Next I’ll move onto merging the second pull request. Just like the previous one, I first inspect the checks and code contributed and request modifications to any errors I’ve noted until all checks are passing.
Rob actually spotted and corrected the sneaky error in the instructions so the PR passed all checks straight away. However, I’m now left with another blocker to merging the pull request, a merge conflict!
Merge conflicts happen when you merge branches that have competing commits, and Git needs your help to decide which changes to incorporate in the final merge.
In the case of our second PR, the conflict arises from the fact that line 2 of the
pythoncalculator/__init__.py file has been edited. However, the first PR, which has now been merged into
main, also committed an edit to that exact line which Rob’s branch doesn’t know about (the merge of the first PR happened after Rob made his branch off the
main). This has resulted in a merge conflict that git doesn’t know how to deal with and needs our help!
Because the conflict is a simple one, we are able to resolve it on GitHub. For more complex conflicts you may need to pull the branch down and resolve locally.
Click on Resolve conflicts to initiate the process.
This opens a text editor panel showing you any files that have conflicts (in our case
pythoncalculator/__init__.py) and highlights the lines of conflicting code as well as their origin.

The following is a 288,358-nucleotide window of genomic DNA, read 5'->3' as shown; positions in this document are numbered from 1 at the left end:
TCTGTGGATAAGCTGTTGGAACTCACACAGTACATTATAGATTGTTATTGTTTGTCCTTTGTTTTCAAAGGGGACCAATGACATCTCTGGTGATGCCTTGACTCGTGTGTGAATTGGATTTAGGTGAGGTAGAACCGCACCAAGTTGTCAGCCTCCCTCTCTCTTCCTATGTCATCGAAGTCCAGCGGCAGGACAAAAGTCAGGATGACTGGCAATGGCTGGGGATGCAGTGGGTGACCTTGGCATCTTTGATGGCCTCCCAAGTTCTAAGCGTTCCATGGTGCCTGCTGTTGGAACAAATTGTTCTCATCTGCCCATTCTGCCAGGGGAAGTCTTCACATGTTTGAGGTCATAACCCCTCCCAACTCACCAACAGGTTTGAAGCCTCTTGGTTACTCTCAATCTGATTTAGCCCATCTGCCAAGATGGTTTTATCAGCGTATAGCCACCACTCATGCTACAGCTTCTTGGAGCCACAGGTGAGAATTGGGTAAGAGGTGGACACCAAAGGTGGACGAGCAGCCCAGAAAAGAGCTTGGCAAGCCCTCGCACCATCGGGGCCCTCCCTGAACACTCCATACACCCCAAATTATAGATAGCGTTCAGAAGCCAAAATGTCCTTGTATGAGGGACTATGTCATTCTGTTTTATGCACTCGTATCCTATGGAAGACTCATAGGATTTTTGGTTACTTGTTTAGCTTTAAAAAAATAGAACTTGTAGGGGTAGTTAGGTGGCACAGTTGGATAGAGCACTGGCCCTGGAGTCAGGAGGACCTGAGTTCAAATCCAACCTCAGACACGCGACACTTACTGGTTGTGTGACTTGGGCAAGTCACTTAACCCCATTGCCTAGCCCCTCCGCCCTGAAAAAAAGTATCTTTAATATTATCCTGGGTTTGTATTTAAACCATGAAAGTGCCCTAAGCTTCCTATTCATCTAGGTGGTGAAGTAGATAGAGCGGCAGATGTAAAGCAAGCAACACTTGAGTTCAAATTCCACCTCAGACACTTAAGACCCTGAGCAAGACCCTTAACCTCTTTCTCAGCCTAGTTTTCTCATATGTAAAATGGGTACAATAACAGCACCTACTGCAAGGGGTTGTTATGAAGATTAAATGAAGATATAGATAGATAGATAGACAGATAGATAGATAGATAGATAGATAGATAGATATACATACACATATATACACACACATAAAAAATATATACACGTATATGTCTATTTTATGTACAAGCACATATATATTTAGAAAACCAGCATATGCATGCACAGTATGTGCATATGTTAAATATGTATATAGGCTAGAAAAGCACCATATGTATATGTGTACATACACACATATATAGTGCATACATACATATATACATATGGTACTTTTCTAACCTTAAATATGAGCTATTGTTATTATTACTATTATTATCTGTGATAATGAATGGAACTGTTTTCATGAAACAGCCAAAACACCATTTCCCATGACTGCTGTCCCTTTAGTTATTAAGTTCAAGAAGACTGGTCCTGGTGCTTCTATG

In this text editor, we can edit the file to tell git what we want to do with the conflicting code. We want to keep both
import statements so in this case, all we need to do is delete the lines containing source indicator notation.
Our resolved file should similar to the one below when we’re done (they may vary depending on which issues were contributed in each of the first two pull requests).
When we’re happy with our file we click on Mark as resolved
Finally, to commit our changes to the 2nd PR branch (in this case the
divide branch), we the click
and follow through to completion.
As noted, the merge commit will be associated with the person who resolved the conflict (in this case the project owner).
Now all that’s left is to submit an approving review and merge.
First we submit the approving pull request review which is now added PR conversation next to .
Note a couple more things:
Once the approving review has been submitted and all checks are passing, the PR is ready to be merged!
Merge pull request
and follow through to completion. Go ahead and also delete the PR branch (in this case
divide) to keep the repo tidy.
Note that the special keyword
Closes in combination with the issue number (
#4) automatically closed issue number 4.
If that wasn’t the case for your PR, go ahead and close the issue manually.
Go ahead and follow the same processes (reviewing and asking for corrections where required and resolving merge conflicts) for any remaining pull requests.